I believe in an America... where no public official either requests or accepts instructions on public policy from the Pope, the National Council of Churches or any other ecclesiastical source; where no religious body seeks to impose its will directly or indirectly upon the general populace or the public acts of its officials....

Romney doesn't agree:

We separate church and state affairs in this country, and for good reason. No religion should dictate to the state nor should the state interfere with the free practice of religion. But in recent years, the notion of the separation of church and state has been taken by some well beyond its original meaning. They seek to remove from the public domain any acknowledgment of God. Religion is seen as merely a private affair with no place in public life. It's as if they are intent on establishing a new religion in America — the religion of secularism. They are wrong.
We should acknowledge the Creator as did the Founders in ceremony and word. He should remain on our currency, in our pledge, in the teaching of our history, and during the holiday season, nativity scenes and menorahs should be welcome in our public places. Our greatness would not long endure without judges who respect the foundation of faith upon which our constitution rests. I will take care to separate the affairs of government from any religion, but I will not separate us from "the God who gave us liberty."

So separation of church and state is no longer "absolute." I guess what Romney is saying is that church and state should be separate, except when it shouldn't be. Makes perfect sense. At least, it does to the religious-right voters he panders to. Because it's actually pretty easy to tell the difference between the "should" and "shouldn't" cases in their minds: promotes (evangelical Protestant) Christianity = "should"; promotes some other religion = "shouldn't." You won't find them protesting or hiring lawyers to bring, say, paganism or Islam into public life. Quite the reverse.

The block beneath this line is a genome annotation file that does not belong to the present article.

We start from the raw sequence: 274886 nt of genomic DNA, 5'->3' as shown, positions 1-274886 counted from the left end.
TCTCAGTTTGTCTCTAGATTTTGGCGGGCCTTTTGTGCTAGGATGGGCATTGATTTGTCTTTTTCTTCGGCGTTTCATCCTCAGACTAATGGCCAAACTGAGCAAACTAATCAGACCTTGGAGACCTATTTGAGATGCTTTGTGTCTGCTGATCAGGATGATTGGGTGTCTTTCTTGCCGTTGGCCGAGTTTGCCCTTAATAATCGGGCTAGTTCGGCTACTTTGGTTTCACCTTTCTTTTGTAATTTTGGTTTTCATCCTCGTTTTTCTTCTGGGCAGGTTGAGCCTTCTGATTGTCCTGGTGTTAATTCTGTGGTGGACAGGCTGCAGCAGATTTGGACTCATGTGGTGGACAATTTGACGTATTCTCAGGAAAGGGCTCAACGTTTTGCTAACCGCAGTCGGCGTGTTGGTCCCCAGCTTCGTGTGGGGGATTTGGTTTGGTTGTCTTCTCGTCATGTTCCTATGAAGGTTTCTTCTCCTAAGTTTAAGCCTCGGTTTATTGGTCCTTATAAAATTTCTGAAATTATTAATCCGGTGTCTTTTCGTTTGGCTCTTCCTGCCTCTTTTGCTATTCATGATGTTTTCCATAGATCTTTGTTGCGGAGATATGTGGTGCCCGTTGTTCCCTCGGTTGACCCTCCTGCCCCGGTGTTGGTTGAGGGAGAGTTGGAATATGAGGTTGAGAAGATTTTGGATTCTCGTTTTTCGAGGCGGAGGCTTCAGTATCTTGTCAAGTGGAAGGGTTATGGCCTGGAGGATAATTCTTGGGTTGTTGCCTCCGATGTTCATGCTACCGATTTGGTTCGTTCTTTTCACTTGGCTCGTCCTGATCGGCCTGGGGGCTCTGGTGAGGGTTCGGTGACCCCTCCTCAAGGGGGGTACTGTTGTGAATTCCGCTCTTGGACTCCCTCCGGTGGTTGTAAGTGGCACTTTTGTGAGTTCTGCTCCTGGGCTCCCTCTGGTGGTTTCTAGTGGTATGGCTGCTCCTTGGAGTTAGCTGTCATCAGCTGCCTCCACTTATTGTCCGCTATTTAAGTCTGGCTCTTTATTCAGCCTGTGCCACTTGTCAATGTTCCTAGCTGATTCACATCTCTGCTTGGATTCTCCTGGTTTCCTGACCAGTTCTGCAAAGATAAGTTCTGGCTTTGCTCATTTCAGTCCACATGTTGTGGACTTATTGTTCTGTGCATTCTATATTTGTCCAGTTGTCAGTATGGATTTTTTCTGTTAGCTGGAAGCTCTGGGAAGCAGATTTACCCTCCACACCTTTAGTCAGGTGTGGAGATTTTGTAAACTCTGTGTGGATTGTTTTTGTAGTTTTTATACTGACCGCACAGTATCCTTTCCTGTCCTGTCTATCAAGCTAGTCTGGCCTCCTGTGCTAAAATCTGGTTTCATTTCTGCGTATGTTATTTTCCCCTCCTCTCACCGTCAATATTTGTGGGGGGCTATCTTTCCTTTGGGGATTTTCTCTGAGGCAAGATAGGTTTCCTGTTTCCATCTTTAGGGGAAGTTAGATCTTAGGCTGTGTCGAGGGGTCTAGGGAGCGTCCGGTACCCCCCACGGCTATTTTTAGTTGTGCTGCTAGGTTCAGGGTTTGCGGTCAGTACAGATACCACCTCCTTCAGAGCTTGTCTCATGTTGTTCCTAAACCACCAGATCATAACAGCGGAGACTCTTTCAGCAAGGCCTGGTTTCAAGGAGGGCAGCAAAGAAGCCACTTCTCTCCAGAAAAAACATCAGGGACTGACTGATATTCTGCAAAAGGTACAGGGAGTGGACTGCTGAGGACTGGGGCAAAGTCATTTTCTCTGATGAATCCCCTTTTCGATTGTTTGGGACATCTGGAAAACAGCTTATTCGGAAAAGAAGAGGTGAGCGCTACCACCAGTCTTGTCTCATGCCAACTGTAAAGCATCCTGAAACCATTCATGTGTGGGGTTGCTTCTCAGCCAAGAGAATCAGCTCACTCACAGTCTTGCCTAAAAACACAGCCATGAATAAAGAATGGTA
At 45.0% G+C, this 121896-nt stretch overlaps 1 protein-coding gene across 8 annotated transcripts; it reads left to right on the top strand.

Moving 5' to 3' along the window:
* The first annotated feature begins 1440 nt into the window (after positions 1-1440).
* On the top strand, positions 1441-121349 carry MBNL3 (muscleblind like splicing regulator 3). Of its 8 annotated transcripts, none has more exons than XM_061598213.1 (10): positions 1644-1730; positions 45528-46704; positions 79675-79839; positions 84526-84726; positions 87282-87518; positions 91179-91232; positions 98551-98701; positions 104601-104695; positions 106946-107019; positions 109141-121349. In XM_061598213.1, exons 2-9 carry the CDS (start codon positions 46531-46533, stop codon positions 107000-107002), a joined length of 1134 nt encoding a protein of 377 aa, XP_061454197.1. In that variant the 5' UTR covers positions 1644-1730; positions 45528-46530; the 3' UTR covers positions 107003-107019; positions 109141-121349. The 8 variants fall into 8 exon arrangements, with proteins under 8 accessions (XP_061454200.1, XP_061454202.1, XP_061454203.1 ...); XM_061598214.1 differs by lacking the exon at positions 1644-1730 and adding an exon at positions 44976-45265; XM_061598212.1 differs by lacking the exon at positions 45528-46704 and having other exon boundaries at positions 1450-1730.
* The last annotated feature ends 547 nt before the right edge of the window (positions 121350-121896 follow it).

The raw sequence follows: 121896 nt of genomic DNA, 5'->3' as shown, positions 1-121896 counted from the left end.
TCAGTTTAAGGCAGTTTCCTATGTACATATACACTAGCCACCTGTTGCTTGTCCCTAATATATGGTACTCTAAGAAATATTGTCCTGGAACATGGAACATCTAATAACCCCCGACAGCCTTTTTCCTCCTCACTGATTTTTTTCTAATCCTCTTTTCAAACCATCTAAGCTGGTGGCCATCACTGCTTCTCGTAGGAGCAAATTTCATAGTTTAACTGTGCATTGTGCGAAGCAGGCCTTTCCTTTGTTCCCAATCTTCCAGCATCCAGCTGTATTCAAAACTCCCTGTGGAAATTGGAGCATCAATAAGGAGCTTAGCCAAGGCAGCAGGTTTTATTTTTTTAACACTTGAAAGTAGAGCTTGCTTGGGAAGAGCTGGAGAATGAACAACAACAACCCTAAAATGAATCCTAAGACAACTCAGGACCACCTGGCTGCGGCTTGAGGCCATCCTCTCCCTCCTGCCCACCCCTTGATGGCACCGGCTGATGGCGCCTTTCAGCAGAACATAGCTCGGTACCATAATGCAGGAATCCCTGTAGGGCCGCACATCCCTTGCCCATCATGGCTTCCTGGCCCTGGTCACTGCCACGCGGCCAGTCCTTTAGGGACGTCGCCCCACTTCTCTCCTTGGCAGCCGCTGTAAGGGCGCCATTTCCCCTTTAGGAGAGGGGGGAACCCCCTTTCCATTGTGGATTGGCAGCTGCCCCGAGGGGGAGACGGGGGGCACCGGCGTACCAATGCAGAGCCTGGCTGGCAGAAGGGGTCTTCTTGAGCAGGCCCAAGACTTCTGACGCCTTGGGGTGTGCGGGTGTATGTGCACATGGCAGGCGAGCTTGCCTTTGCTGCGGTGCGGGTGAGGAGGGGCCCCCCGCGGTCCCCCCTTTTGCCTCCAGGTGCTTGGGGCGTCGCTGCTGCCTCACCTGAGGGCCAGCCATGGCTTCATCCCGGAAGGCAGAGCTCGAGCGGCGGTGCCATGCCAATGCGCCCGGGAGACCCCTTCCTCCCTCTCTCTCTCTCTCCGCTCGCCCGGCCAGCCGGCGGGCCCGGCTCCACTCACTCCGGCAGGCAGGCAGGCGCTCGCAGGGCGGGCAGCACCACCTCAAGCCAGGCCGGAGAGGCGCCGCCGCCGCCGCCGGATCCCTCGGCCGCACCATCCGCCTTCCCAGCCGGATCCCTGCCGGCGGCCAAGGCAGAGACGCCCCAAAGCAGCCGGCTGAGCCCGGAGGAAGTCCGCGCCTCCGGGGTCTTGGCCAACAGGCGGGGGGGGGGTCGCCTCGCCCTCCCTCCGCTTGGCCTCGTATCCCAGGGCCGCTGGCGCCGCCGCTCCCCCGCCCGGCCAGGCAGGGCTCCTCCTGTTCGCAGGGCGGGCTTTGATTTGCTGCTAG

Now, what about the atheist part? Well, listen to what Romney says:

There are some who may feel that religion is not a matter to be seriously considered in the context of the weighty threats that face us. If so, they are at odds with the nation's founders....
Freedom requires religion just as religion requires freedom. ...Freedom and religion endure together, or perish alone.
It's important to recognize that while differences in theology exist between the churches in America, we share a common creed of moral convictions. And where the affairs of our nation are concerned, it's usually a sound rule to focus on the latter, on the great moral principles that urge us all on a common course. Whether it was the cause of abolition, or civil rights, or the right to life itself, no movement of conscience can succeed in America that cannot speak to the convictions of religious people.